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CT & MR Arthrography

arthrography

Arthrography is medical imaging to evaluate conditions of joints. There are several methods to do this.

Conventional arthrography is the x-ray examination of a joint that uses a special form of x-ray called fluoroscopy and a contrast material containing iodine. Alternate methods of arthrography examinations use magnetic resonance imaging (MRI) or computed tomography (CT).

Fluoroscopy makes it possible to see bones, joints and internal organs in motion. When iodine contrast is injected into the joint, it fills the entire joint and appears bright white on an arthrogram, allowing the radiologist to assess the anatomy and function of the joint. Although the injection is typically monitored by fluoroscopy, the examination also involves taking radiographs for documentation. The images are most often, but not always, stored or viewed electronically.

MR arthrography also involves the injection of a contrast material into the joint, just like in conventional arthrography, except that the MR contrast material is different and contains gadolinium, which affects the local magnetic field. As in conventional arthrography, the contrast material outlines the structures within the joint and allows them to be evaluated by the radiologist.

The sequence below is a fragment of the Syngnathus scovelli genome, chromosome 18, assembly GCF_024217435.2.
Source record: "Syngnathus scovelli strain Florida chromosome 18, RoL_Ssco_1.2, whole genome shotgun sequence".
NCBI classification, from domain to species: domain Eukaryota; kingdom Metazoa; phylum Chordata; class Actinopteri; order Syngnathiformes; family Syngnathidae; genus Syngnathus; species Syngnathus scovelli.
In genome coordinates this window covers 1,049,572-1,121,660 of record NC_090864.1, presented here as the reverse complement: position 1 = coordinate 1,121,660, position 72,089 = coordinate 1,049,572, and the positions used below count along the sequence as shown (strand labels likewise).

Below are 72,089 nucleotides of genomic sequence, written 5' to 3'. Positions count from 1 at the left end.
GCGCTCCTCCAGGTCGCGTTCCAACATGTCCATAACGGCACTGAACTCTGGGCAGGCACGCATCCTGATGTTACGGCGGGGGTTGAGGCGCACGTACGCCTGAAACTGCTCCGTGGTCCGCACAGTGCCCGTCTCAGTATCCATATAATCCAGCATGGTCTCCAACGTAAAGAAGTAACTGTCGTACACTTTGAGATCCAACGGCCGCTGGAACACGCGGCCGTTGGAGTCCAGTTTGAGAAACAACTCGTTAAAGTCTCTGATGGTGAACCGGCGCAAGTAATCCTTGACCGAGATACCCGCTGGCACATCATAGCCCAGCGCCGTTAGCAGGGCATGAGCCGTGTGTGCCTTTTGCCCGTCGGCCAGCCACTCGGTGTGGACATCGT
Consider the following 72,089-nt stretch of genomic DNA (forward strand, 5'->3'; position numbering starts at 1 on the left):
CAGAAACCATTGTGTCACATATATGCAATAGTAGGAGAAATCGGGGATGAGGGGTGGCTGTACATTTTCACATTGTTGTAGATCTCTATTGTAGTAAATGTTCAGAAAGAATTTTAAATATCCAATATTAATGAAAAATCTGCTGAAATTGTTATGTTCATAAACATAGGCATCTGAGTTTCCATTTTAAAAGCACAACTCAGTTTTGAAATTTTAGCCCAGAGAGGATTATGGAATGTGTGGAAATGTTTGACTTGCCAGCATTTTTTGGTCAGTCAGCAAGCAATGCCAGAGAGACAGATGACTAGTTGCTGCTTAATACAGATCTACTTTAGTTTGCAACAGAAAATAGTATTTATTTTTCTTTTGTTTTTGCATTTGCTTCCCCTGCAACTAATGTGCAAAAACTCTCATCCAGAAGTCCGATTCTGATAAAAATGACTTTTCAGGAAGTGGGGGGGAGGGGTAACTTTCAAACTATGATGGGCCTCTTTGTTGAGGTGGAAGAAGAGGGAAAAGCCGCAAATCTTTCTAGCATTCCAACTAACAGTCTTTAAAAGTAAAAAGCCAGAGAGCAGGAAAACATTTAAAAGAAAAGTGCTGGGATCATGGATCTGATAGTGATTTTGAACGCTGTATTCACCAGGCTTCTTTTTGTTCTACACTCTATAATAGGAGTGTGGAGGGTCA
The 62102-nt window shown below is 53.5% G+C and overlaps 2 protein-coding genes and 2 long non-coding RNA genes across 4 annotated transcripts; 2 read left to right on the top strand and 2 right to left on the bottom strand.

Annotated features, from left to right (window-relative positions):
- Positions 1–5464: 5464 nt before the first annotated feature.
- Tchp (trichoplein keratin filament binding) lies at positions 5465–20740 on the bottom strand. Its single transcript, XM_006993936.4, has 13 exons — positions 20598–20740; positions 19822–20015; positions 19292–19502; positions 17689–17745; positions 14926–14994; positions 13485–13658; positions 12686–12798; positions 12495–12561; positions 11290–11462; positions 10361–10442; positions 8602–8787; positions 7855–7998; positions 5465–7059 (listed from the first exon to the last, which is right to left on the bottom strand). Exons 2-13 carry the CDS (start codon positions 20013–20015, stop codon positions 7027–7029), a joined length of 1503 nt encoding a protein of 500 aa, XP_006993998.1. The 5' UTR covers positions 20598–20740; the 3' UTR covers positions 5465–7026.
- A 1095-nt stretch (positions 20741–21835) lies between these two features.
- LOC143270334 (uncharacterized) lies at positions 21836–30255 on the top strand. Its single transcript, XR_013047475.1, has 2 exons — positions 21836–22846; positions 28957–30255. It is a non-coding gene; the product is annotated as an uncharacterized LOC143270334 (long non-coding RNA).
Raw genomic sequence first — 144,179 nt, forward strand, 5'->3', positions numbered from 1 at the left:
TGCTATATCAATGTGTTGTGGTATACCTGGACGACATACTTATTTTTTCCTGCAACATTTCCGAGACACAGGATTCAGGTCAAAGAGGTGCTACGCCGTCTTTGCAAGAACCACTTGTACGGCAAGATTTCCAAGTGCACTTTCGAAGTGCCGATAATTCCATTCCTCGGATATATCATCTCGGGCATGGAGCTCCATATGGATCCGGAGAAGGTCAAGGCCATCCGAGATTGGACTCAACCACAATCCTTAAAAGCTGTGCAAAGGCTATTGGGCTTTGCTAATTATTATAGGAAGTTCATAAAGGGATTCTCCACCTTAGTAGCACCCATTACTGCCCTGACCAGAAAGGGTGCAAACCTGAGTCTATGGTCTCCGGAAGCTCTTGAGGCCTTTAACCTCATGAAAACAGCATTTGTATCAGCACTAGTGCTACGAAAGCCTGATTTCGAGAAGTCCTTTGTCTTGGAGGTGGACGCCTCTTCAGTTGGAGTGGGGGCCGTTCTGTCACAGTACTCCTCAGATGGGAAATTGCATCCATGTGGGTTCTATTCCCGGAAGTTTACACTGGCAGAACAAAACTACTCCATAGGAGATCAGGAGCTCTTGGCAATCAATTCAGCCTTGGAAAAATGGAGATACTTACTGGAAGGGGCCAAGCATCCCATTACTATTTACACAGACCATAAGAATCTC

MRI uses a powerful magnetic field, radiofrequency pulses and a computer to produce detailed pictures of organs, soft tissues, bone and virtually all other internal body structures. MRI does not use ionizing radiation (x-rays).

CT arthrography uses the same type of contrast material as conventional arthrography and may be supplemented by air to produce a double contrast CT arthrogram. CT makes cross sectional images processed by a computer using x rays.

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